Victims are less likely to report attackers that they know, as opposed to a stranger, Tracy told the jury.
“Because the love that they have is a distorted love, they have an attachment,” she said. “It’s almost like, ‘I can’t live without you.’”
Barrett questioned her about the psychological tests that applicants must take before they can become troopers, and Tracy said the results of those examinations do not indicate whether there is a tendency toward abuse.
She also said she has testified in hundreds of criminal trials and that the conviction rate for those proceedings is about 90 percent.
“I don’t believe any of them were falsely convicted,” she said.
MOTION TO DISMISS
Before Barrett began calling witnesses, he asked Judge Patrick McGill to dismiss all the charges against Donah relating to this trial, saying the prosecution had not sufficiently proven its case.
In response, Franklin County Assistant District Attorney Gary Pasqua said, “The testimony from the victim, I believe, speaks for itself.”
McGill reserved decision on Barrett’s request.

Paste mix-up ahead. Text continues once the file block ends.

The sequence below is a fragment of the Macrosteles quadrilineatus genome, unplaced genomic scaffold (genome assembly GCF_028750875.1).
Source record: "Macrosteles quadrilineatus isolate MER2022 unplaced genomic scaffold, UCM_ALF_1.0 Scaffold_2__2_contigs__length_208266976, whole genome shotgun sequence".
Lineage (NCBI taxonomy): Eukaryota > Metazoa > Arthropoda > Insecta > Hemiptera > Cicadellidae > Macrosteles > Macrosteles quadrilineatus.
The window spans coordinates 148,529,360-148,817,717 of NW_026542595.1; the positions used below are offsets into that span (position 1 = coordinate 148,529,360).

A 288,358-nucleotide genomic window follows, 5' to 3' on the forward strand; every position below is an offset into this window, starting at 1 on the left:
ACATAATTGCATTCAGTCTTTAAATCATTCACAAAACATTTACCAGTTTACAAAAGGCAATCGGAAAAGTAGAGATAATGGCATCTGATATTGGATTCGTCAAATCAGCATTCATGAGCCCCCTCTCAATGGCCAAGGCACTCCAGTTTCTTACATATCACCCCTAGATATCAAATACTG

Dr. Emilia Krol, who identified herself as Donah’s fiancee, took the stand for the defense, saying that she and Donah had met the same week he and his ex had broken up, in the first week of July 2012.
Krol said that at Donah’s Plattsburgh apartment, she could hear often hear a dog barking in the apartment next door and that it sometimes woke her.
She also said a neighbor had complained when she and Donah had played music too loudly.
On Thursday, Barrett had asked State Police Bureau of Criminal Investigation Senior Investigator John Donohue if he had tested the acoustics of Donah’s apartment.
Donohue said he had not done any formal testing but that when checked to see if he could hear a dog barking “from apartment to apartment,” he could not.